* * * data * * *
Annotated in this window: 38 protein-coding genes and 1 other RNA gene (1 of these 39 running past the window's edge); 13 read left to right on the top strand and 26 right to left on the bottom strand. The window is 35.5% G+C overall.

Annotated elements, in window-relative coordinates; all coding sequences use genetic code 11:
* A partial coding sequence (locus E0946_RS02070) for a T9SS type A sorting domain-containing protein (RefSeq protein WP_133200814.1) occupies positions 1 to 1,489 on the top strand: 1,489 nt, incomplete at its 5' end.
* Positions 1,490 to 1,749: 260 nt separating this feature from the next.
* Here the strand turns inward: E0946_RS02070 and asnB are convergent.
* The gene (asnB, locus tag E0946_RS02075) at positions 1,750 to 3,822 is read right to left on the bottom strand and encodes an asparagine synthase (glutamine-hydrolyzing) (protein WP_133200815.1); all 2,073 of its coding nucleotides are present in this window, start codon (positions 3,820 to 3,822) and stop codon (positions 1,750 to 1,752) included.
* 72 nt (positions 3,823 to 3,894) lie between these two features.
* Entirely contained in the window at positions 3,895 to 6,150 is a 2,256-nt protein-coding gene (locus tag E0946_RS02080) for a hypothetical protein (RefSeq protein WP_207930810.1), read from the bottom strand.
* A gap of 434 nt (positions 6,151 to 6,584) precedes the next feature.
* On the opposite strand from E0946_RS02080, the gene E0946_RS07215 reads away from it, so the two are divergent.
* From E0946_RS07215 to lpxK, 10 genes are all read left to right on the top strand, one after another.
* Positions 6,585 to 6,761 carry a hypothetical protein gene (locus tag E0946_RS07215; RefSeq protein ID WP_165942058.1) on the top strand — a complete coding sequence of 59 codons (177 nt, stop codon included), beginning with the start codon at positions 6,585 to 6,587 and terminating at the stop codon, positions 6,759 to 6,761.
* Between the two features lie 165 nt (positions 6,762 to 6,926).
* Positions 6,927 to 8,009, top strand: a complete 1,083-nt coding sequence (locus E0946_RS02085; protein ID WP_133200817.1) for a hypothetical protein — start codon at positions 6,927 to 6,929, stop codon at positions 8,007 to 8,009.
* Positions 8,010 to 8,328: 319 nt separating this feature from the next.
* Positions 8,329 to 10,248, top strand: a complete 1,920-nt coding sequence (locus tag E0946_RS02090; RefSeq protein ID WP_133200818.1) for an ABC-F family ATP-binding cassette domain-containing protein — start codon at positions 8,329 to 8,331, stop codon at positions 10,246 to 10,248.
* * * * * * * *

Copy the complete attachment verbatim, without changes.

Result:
Annotated in this window: 38 protein-coding genes and 1 other RNA gene (1 of these 39 running past the window's edge); 13 read left to right on the top strand and 26 right to left on the bottom strand. The window is 35.5% G+C overall.

Annotated elements, in window-relative coordinates; all coding sequences use genetic code 11:
* A partial coding sequence (locus E0946_RS02070) for a T9SS type A sorting domain-containing protein (RefSeq protein WP_133200814.1) occupies positions 1 to 1,489 on the top strand: 1,489 nt, incomplete at its 5' end.
* Positions 1,490 to 1,749: 260 nt separating this feature from the next.
* Here the strand turns inward: E0946_RS02070 and asnB are convergent.
* The gene (asnB, locus tag E0946_RS02075) at positions 1,750 to 3,822 is read right to left on the bottom strand and encodes an asparagine synthase (glutamine-hydrolyzing) (protein WP_133200815.1); all 2,073 of its coding nucleotides are present in this window, start codon (positions 3,820 to 3,822) and stop codon (positions 1,750 to 1,752) included.
* 72 nt (positions 3,823 to 3,894) lie between these two features.
* Entirely contained in the window at positions 3,895 to 6,150 is a 2,256-nt protein-coding gene (locus tag E0946_RS02080) for a hypothetical protein (RefSeq protein WP_207930810.1), read from the bottom strand.
* A gap of 434 nt (positions 6,151 to 6,584) precedes the next feature.
* On the opposite strand from E0946_RS02080, the gene E0946_RS07215 reads away from it, so the two are divergent.
* From E0946_RS07215 to lpxK, 10 genes are all read left to right on the top strand, one after another.
* Positions 6,585 to 6,761 carry a hypothetical protein gene (locus tag E0946_RS07215; RefSeq protein ID WP_165942058.1) on the top strand — a complete coding sequence of 59 codons (177 nt, stop codon included), beginning with the start codon at positions 6,585 to 6,587 and terminating at the stop codon, positions 6,759 to 6,761.
* Between the two features lie 165 nt (positions 6,762 to 6,926).
* Positions 6,927 to 8,009, top strand: a complete 1,083-nt coding sequence (locus E0946_RS02085; protein ID WP_133200817.1) for a hypothetical protein — start codon at positions 6,927 to 6,929, stop codon at positions 8,007 to 8,009.
* Positions 8,010 to 8,328: 319 nt separating this feature from the next.
* Positions 8,329 to 10,248, top strand: a complete 1,920-nt coding sequence (locus tag E0946_RS02090; RefSeq protein ID WP_133200818.1) for an ABC-F family ATP-binding cassette domain-containing protein — start codon at positions 8,329 to 8,331, stop codon at positions 10,246 to 10,248.